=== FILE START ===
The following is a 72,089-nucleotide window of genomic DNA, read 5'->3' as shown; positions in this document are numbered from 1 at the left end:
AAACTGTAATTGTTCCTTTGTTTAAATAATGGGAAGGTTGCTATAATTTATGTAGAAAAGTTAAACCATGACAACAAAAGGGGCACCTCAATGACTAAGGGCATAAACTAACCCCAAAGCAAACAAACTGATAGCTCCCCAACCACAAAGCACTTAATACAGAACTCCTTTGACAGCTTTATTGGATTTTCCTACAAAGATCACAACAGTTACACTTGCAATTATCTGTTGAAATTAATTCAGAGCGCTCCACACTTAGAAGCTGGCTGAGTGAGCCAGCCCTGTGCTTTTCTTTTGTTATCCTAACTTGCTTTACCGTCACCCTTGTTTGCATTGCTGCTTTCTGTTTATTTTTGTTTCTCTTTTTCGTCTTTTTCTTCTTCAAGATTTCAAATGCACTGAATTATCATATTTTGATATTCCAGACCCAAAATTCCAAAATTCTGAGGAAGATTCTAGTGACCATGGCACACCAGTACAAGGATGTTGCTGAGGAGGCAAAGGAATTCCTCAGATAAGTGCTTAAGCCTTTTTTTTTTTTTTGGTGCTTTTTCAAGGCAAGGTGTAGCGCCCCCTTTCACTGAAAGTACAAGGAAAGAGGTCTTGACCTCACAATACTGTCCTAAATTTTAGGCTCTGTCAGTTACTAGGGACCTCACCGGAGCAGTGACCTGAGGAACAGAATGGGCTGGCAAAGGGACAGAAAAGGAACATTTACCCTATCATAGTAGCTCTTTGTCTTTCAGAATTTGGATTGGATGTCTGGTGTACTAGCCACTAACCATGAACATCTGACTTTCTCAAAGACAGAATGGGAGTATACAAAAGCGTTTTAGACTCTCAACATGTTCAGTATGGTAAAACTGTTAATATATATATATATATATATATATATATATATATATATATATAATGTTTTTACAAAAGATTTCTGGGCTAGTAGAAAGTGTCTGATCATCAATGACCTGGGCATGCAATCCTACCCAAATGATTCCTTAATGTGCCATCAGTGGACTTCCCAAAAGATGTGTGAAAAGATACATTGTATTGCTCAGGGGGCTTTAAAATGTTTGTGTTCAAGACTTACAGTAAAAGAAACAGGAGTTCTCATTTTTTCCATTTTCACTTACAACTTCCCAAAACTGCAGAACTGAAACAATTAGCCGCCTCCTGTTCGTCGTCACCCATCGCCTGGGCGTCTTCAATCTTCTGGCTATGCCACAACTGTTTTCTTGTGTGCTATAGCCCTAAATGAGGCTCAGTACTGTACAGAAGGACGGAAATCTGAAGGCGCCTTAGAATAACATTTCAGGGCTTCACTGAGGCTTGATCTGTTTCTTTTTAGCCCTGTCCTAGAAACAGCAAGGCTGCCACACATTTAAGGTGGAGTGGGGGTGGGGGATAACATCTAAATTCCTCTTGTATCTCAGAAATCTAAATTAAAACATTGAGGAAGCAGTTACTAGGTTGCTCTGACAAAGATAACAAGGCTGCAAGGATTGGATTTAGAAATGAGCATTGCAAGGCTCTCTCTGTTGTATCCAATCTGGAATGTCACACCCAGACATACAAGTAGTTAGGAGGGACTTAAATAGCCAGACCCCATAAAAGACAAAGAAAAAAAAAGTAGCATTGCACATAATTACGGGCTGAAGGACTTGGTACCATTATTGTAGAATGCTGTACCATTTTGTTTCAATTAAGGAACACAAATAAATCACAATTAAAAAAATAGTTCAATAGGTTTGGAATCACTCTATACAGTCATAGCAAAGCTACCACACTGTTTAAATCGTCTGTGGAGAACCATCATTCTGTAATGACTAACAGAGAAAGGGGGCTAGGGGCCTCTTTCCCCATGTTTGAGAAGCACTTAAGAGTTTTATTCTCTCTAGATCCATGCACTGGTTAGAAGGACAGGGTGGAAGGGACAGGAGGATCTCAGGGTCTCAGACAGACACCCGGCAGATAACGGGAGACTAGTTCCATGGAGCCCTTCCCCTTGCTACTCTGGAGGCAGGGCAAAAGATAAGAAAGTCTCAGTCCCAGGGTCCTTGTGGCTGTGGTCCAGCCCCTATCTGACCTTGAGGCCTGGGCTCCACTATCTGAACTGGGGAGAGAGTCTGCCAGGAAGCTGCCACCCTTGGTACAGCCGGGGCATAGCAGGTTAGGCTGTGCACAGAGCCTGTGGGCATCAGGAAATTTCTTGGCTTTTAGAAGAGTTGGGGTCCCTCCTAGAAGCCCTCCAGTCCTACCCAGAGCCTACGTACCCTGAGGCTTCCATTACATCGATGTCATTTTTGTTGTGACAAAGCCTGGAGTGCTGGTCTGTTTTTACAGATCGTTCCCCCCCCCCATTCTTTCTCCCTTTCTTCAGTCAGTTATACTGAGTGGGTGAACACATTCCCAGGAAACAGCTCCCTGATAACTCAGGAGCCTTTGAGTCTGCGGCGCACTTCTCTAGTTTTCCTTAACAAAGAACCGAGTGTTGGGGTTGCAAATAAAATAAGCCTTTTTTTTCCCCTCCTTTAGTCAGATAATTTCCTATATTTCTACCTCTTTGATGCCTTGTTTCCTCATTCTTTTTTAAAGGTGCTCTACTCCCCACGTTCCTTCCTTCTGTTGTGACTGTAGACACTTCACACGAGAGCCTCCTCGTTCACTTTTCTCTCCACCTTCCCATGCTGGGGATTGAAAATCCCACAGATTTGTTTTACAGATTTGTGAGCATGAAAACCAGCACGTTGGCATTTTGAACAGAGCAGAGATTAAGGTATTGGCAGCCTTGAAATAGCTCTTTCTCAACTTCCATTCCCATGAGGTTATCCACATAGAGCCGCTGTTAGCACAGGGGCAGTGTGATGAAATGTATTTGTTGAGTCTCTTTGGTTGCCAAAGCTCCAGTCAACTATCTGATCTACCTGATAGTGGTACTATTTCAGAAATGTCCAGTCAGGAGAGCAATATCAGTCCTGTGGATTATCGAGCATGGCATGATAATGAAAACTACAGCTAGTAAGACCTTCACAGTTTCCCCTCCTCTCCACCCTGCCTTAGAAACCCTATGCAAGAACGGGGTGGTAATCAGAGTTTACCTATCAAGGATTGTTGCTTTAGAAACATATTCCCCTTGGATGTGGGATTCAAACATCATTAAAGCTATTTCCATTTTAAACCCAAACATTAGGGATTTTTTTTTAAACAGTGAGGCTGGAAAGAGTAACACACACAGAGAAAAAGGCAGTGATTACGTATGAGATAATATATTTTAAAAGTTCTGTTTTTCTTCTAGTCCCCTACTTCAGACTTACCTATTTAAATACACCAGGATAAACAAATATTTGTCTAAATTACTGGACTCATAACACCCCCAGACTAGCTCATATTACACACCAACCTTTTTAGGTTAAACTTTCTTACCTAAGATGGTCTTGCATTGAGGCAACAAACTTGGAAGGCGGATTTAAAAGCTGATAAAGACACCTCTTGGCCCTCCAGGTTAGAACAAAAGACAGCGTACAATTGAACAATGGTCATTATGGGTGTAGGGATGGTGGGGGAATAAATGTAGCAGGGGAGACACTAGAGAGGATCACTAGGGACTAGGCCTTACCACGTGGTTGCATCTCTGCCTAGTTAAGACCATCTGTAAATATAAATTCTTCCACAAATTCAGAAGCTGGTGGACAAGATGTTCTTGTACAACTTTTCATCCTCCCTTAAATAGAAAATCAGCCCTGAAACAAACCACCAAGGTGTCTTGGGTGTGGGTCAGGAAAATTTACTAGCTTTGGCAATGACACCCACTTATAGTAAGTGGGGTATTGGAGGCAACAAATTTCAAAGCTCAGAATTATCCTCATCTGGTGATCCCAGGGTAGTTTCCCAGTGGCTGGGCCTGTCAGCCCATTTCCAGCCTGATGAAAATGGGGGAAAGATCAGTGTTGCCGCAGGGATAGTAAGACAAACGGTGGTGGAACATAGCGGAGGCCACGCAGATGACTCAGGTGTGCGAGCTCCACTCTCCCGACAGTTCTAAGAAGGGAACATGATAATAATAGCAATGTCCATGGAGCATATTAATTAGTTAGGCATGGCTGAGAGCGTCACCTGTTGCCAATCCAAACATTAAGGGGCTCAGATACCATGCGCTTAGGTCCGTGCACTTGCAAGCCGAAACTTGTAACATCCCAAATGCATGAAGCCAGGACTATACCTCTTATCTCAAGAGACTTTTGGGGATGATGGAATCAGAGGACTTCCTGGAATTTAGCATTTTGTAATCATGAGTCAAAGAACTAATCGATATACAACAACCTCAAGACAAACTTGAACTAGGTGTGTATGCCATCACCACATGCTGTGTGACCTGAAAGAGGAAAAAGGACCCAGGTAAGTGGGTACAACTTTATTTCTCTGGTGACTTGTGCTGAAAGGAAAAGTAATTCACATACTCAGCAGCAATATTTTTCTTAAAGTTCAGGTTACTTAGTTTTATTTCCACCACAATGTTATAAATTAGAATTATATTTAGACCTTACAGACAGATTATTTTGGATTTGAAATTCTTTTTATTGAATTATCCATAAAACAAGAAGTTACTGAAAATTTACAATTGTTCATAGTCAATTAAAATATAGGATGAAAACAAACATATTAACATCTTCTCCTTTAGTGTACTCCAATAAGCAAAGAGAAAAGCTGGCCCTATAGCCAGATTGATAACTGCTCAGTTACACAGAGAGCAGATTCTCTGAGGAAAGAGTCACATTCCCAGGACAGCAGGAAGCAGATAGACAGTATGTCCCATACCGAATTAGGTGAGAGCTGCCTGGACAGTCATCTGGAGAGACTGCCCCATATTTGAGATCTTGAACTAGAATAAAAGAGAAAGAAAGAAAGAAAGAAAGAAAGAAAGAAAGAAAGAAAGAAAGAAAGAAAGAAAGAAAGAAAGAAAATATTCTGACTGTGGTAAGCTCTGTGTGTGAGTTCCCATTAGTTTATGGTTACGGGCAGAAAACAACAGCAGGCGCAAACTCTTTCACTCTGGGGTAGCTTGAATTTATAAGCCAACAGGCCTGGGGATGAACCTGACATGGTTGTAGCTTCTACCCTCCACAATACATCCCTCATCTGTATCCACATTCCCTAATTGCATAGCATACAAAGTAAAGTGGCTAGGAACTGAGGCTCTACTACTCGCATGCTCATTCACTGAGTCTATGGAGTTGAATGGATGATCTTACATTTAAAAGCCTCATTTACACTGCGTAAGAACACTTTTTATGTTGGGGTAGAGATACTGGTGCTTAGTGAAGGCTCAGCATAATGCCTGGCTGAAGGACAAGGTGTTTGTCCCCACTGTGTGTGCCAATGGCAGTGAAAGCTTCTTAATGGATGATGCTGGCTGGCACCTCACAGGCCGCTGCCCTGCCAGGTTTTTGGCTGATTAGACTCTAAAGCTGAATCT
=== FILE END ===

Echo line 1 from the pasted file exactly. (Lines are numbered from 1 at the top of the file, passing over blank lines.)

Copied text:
The following is a 72,089-nucleotide window of genomic DNA, read 5'->3' as shown; positions in this document are numbered from 1 at the left end: